been certified, trained, or licensed as a service animal, as a condition for entry.

      There are individuals and organizations that sell service animal certification or registration
      documents online. These documents do not convey any rights under the ADA and the
      Department of Justice does not recognize them as proof that the dog is a service animal.

    • Avatar Peeved Handler says:

      Service dogs can be any breed of dog or size of dog. Chihuahuas, Pugs, and other small breeds can be trained for hearing, seizure response, diabetic alert, and PTSD dogs.

  19. Avatar Mitsy says:

    Lets not forget that landlords cannot refuse a renter having a comfort/companion/therapy dog, even if they do not want pets in the rental! It’s one reason I am selling out my rental. The renters have too many rights over the landowner’s rights.

    • Avatar Tim says:

      I used to just accept tenant ADA requests at face value, but I had one horrible experience that altered my policies. This “emotional support” pit bull would bark, dig holes, chew on door jams, pull out carpeting, etc. The tenant defended the dog by saying “that is just how he (the dog) deals with his anxiety.” -Who is emotionally supporting whom?!

      I wound up going through the eviction process (which is awful for everybody involved) and having to document that allowing this particular dog was not a “reasonable accommodation.” Ultimately I prevailed, but of course the deposit didn’t even cover the cost of carpet.

      Afterward, I looked into it and HUD rules allow you to ask for “documentation of the disability and disability-related need for the assistance animal if the disability is not known or readily-apparent.” Since then, I have had a number of people apply claiming to have emotional support dogs, but only 1 had a letter from a doctor (and that dog was sweet & well behaved – go figure).

      The other policy I changed was requiring all tenants to carry rental insurance and to list me as additional insured. These policies *should* cover tenant liability from unintentional damage, but I haven’t had to file a claim and find out…

      • Avatar Richard Christoph says:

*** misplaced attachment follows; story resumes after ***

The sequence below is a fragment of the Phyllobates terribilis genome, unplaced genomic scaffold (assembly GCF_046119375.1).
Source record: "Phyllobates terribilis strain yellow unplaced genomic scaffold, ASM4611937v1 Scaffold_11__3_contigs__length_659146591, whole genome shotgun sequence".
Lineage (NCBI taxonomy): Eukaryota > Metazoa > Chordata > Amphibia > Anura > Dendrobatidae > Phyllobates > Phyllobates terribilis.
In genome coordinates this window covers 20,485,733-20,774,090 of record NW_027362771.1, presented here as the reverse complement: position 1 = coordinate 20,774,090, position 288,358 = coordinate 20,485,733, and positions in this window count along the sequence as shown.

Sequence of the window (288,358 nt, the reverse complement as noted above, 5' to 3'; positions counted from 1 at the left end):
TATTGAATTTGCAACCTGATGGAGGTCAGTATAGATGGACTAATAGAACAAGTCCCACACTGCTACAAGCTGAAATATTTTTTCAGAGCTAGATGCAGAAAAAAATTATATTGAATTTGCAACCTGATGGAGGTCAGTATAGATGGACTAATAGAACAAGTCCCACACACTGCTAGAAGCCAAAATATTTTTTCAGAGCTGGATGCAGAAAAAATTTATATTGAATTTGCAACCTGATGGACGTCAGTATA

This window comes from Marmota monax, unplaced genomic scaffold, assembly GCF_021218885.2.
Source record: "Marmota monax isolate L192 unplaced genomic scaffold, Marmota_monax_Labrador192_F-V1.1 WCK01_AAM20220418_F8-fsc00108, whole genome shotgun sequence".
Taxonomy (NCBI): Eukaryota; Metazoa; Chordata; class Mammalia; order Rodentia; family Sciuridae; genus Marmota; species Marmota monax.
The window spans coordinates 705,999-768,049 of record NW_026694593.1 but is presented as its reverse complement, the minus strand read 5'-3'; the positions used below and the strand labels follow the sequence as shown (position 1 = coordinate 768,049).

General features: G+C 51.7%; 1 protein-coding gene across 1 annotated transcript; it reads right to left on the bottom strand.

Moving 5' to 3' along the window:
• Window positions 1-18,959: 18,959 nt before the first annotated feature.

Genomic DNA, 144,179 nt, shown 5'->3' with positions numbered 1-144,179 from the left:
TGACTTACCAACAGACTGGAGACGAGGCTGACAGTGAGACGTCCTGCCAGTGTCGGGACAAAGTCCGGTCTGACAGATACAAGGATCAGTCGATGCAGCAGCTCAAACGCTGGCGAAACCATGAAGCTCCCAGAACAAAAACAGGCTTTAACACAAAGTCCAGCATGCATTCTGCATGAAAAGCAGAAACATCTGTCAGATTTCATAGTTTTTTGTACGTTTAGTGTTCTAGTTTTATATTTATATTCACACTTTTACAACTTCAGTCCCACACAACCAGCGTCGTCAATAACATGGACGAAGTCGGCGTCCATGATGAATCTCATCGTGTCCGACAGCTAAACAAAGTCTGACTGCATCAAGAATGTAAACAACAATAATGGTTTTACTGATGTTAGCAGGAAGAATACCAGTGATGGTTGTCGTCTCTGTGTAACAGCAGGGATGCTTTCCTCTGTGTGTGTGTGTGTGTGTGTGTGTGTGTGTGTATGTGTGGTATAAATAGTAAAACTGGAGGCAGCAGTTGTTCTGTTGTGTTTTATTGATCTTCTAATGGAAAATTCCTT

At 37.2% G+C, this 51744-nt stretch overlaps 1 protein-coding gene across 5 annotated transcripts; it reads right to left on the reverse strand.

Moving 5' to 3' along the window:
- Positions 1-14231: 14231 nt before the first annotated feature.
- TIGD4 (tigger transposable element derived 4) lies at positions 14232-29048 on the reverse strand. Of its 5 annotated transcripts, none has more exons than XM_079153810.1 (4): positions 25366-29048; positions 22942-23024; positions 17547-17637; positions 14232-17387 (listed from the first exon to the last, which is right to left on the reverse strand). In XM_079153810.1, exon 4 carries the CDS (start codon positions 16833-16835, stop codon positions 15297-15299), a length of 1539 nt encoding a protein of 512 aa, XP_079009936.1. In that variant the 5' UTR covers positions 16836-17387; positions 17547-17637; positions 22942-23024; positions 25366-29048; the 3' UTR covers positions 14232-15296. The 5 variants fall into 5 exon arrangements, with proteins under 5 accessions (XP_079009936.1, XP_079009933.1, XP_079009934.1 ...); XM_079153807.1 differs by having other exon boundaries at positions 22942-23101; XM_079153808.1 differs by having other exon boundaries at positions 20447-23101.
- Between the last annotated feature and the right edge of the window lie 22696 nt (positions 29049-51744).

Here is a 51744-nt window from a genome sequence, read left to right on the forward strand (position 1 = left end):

“The other policy I changed was requiring all tenants to carry rental insurance and to list me as additional insured.”

        Great idea.

      • Regarding the whole issue of a “doctor’s note” for comfort pets, these are in a whole other unofficial category from authentic service dogs.

        I wonder if the HUD rules stipulate service animals versus comfort pets, and that you, as the landlord, could hold out and only rent to people with genuine service animals?

        My guess is that your tenant with the “emotional support” pit bull was not a certified service dog.

        What a headache for you!

        • Avatar Tim says:

          A place of public accommodation, like a grocery store or restaurant, has to abide by the Americans with Disabilities Act (in addition to any state anti-discrimination laws). These rules still allow the store owner to exclude assistance animals which have not been specifically trained to perform a task (emotional support animals).

          Housing has to follow not only the ADA, but also the Fair Housing Act. A landlord cannot deny housing to someone with an assistance animal, even if the animal has not been trained at all. https://www.hud.gov/program_offices/fair_housing_equal_opp/ReasonableAccommodations15
          (click on “what is an assistance animal”).

          There are couple of exceptions. The Fair Housing Act does not apply to single family residences as long as the owner does not own more than 3 homes. It also does not apply to small apartments with 4 or less units as long as the owner occupies one of the units.